Man linked to 1982 attack on Paris Jewish cafe to remain in jail

Norway court rules that suspect linked to 1982 attack in a Jewish neighborhood in Paris will remain in detention for four weeks.

Ben Ariel ,

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Flag of Norway

A court in Norway on Thursday ruled that a suspect linked to a 1982 attack in a Jewish neighborhood in Paris will be kept in detention for four weeks, pending a decision on his extradition to France, AFP reports.

Walid Abdulrahman Abu Zayed, who has been living in Norway since 1991 and became a citizen in 1997, was remanded in custody by an Oslo court after he was arrested on Wednesday following a French extradition request.

The 61-year-old suspect of Palestinian Arab origin -- also known as Walid Osman in Norway -- denied the charges before the court.

"I think it's wrong to arrest me because I'm innocent," he said through an interpreter.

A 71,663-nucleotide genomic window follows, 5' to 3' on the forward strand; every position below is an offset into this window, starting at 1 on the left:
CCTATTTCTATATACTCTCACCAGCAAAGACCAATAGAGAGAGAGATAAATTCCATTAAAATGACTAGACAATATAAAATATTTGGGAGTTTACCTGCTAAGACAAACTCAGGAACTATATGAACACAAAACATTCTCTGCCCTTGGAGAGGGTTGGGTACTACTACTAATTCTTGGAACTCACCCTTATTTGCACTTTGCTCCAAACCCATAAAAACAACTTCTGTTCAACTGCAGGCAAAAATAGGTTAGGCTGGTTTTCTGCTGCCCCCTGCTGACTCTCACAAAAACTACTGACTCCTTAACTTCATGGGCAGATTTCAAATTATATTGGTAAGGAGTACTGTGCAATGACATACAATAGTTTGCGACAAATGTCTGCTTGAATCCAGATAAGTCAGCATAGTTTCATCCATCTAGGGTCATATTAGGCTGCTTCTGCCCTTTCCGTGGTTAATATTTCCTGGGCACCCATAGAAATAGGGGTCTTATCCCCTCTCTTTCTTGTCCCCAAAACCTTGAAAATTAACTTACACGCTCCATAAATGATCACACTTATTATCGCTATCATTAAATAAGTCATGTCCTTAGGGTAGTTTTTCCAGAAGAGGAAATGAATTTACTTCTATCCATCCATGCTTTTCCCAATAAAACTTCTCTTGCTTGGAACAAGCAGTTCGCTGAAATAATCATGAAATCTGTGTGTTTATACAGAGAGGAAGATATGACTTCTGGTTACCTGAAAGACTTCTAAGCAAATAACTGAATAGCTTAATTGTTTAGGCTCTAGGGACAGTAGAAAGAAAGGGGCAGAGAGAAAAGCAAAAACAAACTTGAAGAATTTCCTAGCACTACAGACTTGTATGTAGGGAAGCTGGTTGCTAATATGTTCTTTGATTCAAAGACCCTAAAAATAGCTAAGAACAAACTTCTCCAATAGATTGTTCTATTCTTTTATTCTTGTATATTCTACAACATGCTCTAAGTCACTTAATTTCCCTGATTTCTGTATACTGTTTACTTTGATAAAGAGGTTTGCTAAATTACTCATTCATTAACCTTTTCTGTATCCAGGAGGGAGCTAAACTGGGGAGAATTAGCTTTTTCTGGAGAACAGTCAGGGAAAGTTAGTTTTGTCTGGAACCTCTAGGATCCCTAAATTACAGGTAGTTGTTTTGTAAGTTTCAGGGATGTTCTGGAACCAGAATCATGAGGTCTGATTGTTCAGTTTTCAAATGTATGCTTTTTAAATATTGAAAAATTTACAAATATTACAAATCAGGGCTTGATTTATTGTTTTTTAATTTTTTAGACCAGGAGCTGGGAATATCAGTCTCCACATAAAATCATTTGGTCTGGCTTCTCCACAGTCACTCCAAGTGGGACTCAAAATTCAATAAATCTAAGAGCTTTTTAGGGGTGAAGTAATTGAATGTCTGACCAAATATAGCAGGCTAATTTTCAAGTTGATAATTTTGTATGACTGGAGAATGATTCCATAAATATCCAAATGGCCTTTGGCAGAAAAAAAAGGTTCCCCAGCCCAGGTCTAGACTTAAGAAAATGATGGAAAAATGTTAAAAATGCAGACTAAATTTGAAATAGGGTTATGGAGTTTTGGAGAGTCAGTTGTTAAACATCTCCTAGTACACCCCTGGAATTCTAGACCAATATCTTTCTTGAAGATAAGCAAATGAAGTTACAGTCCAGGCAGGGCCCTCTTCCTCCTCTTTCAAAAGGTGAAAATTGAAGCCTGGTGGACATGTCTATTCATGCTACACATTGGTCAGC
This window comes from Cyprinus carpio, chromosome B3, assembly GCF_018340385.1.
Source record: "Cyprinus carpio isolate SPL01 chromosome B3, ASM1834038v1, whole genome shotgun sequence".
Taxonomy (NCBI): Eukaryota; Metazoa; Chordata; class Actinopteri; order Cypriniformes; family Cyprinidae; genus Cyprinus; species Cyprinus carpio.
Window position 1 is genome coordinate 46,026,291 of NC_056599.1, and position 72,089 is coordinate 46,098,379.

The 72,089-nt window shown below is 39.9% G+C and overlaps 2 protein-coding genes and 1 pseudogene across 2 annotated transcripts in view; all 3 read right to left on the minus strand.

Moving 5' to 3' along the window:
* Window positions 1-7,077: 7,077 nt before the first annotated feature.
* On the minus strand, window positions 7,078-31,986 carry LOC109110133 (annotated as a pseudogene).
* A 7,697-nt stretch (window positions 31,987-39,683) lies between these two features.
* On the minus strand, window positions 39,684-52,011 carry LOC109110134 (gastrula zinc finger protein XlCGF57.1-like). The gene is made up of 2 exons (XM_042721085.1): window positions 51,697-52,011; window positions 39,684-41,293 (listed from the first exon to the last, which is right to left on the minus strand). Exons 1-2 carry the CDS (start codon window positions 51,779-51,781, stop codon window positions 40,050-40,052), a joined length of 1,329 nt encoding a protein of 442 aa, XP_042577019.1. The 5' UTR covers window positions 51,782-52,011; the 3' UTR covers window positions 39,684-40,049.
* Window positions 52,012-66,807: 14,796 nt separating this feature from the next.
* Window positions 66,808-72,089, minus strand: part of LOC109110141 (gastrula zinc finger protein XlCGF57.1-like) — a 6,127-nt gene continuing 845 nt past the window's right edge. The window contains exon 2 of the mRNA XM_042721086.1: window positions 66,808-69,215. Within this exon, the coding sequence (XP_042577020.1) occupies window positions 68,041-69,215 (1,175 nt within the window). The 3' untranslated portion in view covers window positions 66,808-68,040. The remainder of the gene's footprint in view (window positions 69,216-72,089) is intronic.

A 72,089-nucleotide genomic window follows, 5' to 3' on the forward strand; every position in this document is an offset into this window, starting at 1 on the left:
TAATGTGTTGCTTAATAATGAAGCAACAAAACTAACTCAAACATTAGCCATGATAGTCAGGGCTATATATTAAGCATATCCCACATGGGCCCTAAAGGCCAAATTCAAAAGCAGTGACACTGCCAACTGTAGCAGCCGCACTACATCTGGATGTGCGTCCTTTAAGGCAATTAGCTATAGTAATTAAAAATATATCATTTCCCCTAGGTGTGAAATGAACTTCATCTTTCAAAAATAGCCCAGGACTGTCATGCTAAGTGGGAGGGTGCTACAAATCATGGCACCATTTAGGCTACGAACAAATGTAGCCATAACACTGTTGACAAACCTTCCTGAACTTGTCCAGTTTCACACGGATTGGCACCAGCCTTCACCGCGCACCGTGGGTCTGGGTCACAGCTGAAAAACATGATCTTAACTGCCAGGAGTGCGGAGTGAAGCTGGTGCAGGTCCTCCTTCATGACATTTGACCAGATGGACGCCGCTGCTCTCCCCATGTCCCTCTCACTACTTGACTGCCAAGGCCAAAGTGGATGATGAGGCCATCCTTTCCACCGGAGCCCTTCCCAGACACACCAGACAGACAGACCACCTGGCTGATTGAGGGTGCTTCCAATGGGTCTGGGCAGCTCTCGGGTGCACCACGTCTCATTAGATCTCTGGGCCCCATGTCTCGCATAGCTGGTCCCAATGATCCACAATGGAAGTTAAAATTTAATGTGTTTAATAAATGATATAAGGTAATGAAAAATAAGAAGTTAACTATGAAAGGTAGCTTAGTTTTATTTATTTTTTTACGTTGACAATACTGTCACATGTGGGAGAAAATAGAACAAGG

"I do not accept the extradition because I do not trust the French government," he added.

The court ruling was immediately appealed.

On August 9, 1982, a group of three men threw a grenade into the Jo Goldenberg restaurant in a historically Jewish quarter of Paris, then opened fire inside the establishment and on passers-by.

The attack left six people dead and 22 injured. It has been attributed to the Abu Nidal Organization.

France asked Norway to extradite Abu Zayed in 2015, suspecting him of being one of the shooters based on the testimony of a former leader of the Abu Nidal group and that of a former member.

Norway has previously chosen not to act on the request because it did not extradite Norwegian nationals. However, a new agreement between the EU, Norway and Iceland that entered into force last year makes the extradition a possibility.

According to this agreement, a decision on extradition must be taken no later than 45 days after an arrest.

The Abu Nidal Organization, officially known as the Fatah-Revolutionary Council, was considered one of the most ruthless of the Palestinian Arab terrorist groups.